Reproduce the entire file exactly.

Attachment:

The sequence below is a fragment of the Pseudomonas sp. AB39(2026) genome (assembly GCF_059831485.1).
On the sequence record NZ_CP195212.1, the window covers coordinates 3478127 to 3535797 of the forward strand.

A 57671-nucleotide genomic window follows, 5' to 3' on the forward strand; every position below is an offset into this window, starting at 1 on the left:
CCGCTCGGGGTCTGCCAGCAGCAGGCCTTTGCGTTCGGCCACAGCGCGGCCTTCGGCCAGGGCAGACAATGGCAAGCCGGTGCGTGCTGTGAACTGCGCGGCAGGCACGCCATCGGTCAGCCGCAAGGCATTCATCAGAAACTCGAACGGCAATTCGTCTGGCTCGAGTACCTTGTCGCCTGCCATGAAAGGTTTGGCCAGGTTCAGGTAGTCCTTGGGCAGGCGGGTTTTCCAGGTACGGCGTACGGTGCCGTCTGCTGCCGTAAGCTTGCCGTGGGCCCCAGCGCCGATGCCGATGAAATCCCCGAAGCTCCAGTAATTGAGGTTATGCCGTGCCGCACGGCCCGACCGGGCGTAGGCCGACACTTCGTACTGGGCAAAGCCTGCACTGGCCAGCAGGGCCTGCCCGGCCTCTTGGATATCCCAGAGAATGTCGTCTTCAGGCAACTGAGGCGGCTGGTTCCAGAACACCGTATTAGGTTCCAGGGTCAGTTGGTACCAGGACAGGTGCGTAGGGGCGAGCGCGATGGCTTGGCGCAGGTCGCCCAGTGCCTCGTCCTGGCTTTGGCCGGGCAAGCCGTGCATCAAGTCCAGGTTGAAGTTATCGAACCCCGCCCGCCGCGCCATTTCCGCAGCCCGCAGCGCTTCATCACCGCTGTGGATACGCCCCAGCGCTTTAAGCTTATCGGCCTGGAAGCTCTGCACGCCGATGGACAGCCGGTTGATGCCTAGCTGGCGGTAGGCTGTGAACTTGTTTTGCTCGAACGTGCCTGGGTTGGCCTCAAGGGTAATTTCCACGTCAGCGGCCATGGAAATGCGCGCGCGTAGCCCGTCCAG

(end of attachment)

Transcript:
The sequence below is a fragment of the Pseudomonas sp. AB39(2026) genome (assembly GCF_059831485.1).
On the sequence record NZ_CP195212.1, the window covers coordinates 3478127 to 3535797 of the forward strand.

A 57671-nucleotide genomic window follows, 5' to 3' on the forward strand; every position below is an offset into this window, starting at 1 on the left:
CCGCTCGGGGTCTGCCAGCAGCAGGCCTTTGCGTTCGGCCACAGCGCGGCCTTCGGCCAGGGCAGACAATGGCAAGCCGGTGCGTGCTGTGAACTGCGCGGCAGGCACGCCATCGGTCAGCCGCAAGGCATTCATCAGAAACTCGAACGGCAATTCGTCTGGCTCGAGTACCTTGTCGCCTGCCATGAAAGGTTTGGCCAGGTTCAGGTAGTCCTTGGGCAGGCGGGTTTTCCAGGTACGGCGTACGGTGCCGTCTGCTGCCGTAAGCTTGCCGTGGGCCCCAGCGCCGATGCCGATGAAATCCCCGAAGCTCCAGTAATTGAGGTTATGCCGTGCCGCACGGCCCGACCGGGCGTAGGCCGACACTTCGTACTGGGCAAAGCCTGCACTGGCCAGCAGGGCCTGCCCGGCCTCTTGGATATCCCAGAGAATGTCGTCTTCAGGCAACTGAGGCGGCTGGTTCCAGAACACCGTATTAGGTTCCAGGGTCAGTTGGTACCAGGACAGGTGCGTAGGGGCGAGCGCGATGGCTTGGCGCAGGTCGCCCAGTGCCTCGTCCTGGCTTTGGCCGGGCAAGCCGTGCATCAAGTCCAGGTTGAAGTTATCGAACCCCGCCCGCCGCGCCATTTCCGCAGCCCGCAGCGCTTCATCACCGCTGTGGATACGCCCCAGCGCTTTAAGCTTATCGGCCTGGAAGCTCTGCACGCCGATGGACAGCCGGTTGATGCCTAGCTGGCGGTAGGCTGTGAACTTGTTTTGCTCGAACGTGCCTGGGTTGGCCTCAAGGGTAATTTCCACGTCAGCGGCCATGGAAATGCGCGCGCGTAGCCCGTCCAG